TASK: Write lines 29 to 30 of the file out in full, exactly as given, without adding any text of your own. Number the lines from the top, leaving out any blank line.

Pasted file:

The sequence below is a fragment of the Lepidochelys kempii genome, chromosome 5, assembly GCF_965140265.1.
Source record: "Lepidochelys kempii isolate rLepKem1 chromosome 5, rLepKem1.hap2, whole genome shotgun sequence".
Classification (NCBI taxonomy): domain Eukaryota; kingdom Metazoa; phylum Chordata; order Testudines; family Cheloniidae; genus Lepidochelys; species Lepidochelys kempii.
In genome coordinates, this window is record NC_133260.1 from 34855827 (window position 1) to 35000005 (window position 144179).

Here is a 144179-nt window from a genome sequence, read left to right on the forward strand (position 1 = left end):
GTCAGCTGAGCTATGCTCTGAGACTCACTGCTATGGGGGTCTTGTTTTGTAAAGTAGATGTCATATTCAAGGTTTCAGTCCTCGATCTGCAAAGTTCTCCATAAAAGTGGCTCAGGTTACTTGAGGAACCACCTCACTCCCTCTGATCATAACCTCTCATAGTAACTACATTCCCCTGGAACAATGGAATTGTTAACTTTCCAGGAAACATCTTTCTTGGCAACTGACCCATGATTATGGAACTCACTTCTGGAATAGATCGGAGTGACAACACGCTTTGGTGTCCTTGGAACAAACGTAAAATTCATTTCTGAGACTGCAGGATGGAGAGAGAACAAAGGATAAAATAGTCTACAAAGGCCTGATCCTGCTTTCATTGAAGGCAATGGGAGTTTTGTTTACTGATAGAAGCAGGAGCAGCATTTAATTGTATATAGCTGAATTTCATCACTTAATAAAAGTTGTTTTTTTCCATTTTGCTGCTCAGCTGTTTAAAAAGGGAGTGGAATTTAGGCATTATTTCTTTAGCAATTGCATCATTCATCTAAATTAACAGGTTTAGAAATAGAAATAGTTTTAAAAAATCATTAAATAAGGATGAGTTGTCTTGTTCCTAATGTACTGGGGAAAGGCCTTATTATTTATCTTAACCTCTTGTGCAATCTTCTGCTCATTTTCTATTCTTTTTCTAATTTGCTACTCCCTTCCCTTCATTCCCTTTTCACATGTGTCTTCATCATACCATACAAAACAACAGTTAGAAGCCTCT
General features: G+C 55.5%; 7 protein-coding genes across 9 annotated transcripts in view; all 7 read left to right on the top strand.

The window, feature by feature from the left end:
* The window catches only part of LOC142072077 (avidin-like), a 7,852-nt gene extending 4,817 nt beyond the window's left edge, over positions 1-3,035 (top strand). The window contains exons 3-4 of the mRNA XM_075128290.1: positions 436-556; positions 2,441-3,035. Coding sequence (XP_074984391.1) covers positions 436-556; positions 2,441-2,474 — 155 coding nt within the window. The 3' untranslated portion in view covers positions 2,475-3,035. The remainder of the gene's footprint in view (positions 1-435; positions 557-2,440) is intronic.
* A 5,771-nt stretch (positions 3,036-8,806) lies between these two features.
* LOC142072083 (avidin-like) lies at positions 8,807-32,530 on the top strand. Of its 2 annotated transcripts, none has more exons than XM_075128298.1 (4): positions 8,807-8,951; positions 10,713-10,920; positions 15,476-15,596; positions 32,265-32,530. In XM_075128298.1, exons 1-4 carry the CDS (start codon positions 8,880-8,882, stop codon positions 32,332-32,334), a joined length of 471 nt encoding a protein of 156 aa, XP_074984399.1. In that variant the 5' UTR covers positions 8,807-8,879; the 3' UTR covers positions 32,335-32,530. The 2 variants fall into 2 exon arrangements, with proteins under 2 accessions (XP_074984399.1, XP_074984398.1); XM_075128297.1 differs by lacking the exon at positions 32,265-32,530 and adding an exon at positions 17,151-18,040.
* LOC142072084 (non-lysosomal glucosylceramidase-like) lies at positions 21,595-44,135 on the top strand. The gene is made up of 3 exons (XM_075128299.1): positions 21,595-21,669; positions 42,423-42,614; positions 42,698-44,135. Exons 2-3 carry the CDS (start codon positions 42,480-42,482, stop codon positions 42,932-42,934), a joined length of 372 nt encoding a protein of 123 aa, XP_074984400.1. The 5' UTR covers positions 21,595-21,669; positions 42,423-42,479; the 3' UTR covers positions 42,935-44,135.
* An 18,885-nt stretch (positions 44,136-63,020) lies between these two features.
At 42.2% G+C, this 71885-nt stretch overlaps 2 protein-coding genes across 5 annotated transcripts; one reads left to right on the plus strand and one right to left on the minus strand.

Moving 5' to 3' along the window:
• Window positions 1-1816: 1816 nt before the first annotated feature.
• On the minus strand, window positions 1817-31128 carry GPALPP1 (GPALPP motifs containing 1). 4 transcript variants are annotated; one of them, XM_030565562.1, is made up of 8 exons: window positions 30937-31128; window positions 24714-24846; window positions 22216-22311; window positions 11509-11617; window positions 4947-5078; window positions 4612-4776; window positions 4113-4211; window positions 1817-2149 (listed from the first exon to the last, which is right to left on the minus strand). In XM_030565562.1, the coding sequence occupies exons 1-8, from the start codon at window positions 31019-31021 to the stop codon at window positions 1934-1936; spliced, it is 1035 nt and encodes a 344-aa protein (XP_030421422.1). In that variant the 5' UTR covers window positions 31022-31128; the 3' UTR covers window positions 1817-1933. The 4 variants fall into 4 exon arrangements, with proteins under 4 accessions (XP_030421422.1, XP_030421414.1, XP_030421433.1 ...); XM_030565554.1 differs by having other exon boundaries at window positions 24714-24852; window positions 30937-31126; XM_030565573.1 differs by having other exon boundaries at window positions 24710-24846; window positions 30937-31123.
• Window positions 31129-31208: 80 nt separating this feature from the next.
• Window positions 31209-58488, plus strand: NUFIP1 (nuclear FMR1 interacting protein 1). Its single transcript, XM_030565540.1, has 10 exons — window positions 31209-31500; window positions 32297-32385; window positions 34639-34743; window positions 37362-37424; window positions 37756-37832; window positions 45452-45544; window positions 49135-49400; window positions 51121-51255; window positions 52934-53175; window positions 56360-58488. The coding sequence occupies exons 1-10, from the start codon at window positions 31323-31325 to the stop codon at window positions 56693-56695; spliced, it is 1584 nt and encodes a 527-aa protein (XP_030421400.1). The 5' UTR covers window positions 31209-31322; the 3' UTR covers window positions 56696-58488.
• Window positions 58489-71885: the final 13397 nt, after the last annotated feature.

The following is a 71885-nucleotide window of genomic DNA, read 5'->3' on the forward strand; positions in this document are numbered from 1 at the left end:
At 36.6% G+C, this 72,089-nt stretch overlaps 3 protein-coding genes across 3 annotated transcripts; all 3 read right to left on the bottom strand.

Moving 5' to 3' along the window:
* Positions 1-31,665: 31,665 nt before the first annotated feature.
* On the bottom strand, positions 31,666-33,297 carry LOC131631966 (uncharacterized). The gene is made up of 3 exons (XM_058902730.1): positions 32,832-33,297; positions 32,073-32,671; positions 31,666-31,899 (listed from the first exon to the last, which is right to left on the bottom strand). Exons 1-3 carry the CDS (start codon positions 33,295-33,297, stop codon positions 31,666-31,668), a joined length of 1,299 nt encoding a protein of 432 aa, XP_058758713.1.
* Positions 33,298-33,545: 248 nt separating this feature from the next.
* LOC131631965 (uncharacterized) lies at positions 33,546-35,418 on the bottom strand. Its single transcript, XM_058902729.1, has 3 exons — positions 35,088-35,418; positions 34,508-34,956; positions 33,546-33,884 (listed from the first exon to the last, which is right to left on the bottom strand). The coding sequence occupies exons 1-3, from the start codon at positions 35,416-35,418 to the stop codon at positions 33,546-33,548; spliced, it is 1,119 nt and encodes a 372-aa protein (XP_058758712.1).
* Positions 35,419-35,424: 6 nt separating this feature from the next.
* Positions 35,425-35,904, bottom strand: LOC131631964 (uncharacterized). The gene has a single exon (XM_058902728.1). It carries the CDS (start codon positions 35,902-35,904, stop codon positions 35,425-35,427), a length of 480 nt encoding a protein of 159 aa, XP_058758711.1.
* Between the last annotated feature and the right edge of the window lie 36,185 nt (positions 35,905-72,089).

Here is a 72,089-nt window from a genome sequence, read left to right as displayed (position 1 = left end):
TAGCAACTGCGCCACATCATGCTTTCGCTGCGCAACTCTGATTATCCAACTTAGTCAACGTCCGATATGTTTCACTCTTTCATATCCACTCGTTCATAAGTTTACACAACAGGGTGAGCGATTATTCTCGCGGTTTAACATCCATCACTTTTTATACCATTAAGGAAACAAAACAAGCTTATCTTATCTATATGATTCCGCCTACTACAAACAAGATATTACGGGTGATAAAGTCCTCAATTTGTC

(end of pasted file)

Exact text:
* Positions 35,425-35,904, bottom strand: LOC131631964 (uncharacterized). The gene has a single exon (XM_058902728.1). It carries the CDS (start codon positions 35,902-35,904, stop codon positions 35,425-35,427), a length of 480 nt encoding a protein of 159 aa, XP_058758711.1.
* Between the last annotated feature and the right edge of the window lie 36,185 nt (positions 35,905-72,089).